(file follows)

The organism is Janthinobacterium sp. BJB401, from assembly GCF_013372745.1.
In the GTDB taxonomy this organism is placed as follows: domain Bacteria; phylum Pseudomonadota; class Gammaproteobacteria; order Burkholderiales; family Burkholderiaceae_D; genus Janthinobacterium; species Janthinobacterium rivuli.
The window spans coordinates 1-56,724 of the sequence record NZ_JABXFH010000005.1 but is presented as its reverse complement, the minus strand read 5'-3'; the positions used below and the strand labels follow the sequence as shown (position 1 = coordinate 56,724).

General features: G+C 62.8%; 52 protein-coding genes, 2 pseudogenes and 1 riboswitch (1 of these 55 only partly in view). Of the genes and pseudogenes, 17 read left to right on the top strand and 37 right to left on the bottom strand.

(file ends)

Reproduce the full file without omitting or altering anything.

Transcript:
The organism is Janthinobacterium sp. BJB401, from assembly GCF_013372745.1.
In the GTDB taxonomy this organism is placed as follows: domain Bacteria; phylum Pseudomonadota; class Gammaproteobacteria; order Burkholderiales; family Burkholderiaceae_D; genus Janthinobacterium; species Janthinobacterium rivuli.
The window spans coordinates 1-56,724 of the sequence record NZ_JABXFH010000005.1 but is presented as its reverse complement, the minus strand read 5'-3'; the positions used below and the strand labels follow the sequence as shown (position 1 = coordinate 56,724).

General features: G+C 62.8%; 52 protein-coding genes, 2 pseudogenes and 1 riboswitch (1 of these 55 only partly in view). Of the genes and pseudogenes, 17 read left to right on the top strand and 37 right to left on the bottom strand.